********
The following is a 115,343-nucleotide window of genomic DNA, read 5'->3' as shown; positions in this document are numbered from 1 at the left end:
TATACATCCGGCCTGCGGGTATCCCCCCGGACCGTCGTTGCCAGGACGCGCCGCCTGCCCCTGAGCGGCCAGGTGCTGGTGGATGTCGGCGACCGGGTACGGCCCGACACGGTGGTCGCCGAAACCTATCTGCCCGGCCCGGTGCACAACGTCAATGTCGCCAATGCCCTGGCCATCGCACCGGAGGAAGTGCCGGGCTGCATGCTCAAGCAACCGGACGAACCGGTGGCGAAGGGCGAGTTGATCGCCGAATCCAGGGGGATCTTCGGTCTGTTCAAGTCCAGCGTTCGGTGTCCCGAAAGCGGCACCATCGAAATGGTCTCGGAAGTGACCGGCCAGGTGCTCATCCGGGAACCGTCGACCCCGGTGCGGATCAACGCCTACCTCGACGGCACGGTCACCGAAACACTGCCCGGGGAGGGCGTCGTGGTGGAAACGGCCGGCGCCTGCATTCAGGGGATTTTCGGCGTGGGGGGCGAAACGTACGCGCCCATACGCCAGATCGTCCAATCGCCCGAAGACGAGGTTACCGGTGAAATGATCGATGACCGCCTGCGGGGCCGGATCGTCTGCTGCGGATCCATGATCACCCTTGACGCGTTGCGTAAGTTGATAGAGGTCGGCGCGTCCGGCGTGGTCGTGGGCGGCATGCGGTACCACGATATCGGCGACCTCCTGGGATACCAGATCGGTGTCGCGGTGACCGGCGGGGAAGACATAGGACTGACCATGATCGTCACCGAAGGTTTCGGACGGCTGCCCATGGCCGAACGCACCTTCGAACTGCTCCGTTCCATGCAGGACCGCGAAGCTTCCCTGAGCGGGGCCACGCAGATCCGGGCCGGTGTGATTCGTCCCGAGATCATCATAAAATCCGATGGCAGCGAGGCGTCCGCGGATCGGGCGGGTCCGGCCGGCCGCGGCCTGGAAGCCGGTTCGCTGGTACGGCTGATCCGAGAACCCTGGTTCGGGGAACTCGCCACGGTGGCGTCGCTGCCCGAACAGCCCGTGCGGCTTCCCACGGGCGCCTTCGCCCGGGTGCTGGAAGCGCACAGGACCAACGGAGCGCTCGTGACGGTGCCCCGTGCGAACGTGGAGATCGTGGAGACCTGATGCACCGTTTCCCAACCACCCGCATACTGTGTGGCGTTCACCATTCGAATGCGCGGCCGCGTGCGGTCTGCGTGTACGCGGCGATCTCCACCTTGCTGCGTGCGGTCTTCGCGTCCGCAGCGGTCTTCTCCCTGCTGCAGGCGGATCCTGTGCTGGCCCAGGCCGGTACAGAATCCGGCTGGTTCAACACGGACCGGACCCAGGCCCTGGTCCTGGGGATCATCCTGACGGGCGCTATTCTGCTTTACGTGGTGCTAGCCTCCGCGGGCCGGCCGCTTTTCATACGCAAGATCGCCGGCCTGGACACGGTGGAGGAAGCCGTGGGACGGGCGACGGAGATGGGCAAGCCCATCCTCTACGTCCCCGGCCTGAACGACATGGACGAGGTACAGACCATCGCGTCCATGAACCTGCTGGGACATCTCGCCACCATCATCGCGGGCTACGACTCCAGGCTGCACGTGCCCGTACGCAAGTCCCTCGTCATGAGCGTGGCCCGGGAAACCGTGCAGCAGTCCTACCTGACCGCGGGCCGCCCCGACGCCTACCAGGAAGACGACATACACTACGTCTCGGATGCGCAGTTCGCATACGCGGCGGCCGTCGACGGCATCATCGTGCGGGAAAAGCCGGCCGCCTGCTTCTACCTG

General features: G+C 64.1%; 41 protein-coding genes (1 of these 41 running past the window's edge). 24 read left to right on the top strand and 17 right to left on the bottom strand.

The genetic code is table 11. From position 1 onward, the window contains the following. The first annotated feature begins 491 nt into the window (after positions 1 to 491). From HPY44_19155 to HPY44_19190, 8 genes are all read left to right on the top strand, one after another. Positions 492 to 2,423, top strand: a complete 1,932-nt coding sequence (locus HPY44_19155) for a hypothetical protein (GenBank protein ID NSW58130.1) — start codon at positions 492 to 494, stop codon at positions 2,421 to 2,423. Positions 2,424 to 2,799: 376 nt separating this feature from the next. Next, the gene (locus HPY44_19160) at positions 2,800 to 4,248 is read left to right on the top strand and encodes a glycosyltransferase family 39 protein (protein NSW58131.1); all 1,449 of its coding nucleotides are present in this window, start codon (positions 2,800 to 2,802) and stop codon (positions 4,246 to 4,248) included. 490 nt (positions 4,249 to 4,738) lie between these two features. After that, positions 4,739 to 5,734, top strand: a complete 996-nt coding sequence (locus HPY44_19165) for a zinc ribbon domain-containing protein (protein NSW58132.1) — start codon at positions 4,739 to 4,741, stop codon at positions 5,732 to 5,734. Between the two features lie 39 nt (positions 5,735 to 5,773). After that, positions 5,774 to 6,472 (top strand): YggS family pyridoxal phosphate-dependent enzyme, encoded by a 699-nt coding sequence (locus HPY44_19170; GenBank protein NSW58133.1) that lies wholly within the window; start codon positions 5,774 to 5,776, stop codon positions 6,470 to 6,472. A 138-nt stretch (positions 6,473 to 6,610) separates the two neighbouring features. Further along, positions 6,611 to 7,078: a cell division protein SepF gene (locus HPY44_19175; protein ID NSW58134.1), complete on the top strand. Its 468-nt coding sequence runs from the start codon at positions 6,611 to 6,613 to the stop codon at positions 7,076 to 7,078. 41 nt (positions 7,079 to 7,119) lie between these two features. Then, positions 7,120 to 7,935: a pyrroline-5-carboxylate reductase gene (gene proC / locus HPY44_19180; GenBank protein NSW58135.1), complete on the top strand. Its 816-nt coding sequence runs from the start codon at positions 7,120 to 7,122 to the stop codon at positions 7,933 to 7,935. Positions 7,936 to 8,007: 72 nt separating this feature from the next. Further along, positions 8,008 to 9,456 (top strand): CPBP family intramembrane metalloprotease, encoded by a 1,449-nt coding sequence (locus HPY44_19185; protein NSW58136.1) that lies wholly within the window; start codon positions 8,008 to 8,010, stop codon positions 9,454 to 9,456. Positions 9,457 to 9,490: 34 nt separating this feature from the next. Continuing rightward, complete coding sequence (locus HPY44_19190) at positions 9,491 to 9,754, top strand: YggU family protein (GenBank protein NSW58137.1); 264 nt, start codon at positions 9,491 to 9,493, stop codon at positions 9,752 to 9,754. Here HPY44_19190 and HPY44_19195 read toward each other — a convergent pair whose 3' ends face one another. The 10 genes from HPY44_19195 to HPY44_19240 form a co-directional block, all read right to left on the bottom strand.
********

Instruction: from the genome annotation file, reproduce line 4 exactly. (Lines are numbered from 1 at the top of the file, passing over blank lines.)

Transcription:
The genetic code is table 11. From position 1 onward, the window contains the following. The first annotated feature begins 491 nt into the window (after positions 1 to 491). From HPY44_19155 to HPY44_19190, 8 genes are all read left to right on the top strand, one after another. Positions 492 to 2,423, top strand: a complete 1,932-nt coding sequence (locus HPY44_19155) for a hypothetical protein (GenBank protein ID NSW58130.1) — start codon at positions 492 to 494, stop codon at positions 2,421 to 2,423. Positions 2,424 to 2,799: 376 nt separating this feature from the next. Next, the gene (locus HPY44_19160) at positions 2,800 to 4,248 is read left to right on the top strand and encodes a glycosyltransferase family 39 protein (protein NSW58131.1); all 1,449 of its coding nucleotides are present in this window, start codon (positions 2,800 to 2,802) and stop codon (positions 4,246 to 4,248) included. 490 nt (positions 4,249 to 4,738) lie between these two features. After that, positions 4,739 to 5,734, top strand: a complete 996-nt coding sequence (locus HPY44_19165) for a zinc ribbon domain-containing protein (protein NSW58132.1) — start codon at positions 4,739 to 4,741, stop codon at positions 5,732 to 5,734. Between the two features lie 39 nt (positions 5,735 to 5,773). After that, positions 5,774 to 6,472 (top strand): YggS family pyridoxal phosphate-dependent enzyme, encoded by a 699-nt coding sequence (locus HPY44_19170; GenBank protein NSW58133.1) that lies wholly within the window; start codon positions 5,774 to 5,776, stop codon positions 6,470 to 6,472. A 138-nt stretch (positions 6,473 to 6,610) separates the two neighbouring features. Further along, positions 6,611 to 7,078: a cell division protein SepF gene (locus HPY44_19175; protein ID NSW58134.1), complete on the top strand. Its 468-nt coding sequence runs from the start codon at positions 6,611 to 6,613 to the stop codon at positions 7,076 to 7,078. 41 nt (positions 7,079 to 7,119) lie between these two features. Then, positions 7,120 to 7,935: a pyrroline-5-carboxylate reductase gene (gene proC / locus HPY44_19180; GenBank protein NSW58135.1), complete on the top strand. Its 816-nt coding sequence runs from the start codon at positions 7,120 to 7,122 to the stop codon at positions 7,933 to 7,935. Positions 7,936 to 8,007: 72 nt separating this feature from the next. Further along, positions 8,008 to 9,456 (top strand): CPBP family intramembrane metalloprotease, encoded by a 1,449-nt coding sequence (locus HPY44_19185; protein NSW58136.1) that lies wholly within the window; start codon positions 8,008 to 8,010, stop codon positions 9,454 to 9,456. Positions 9,457 to 9,490: 34 nt separating this feature from the next. Continuing rightward, complete coding sequence (locus HPY44_19190) at positions 9,491 to 9,754, top strand: YggU family protein (GenBank protein NSW58137.1); 264 nt, start codon at positions 9,491 to 9,493, stop codon at positions 9,752 to 9,754. Here HPY44_19190 and HPY44_19195 read toward each other — a convergent pair whose 3' ends face one another. The 10 genes from HPY44_19195 to HPY44_19240 form a co-directional block, all read right to left on the bottom strand.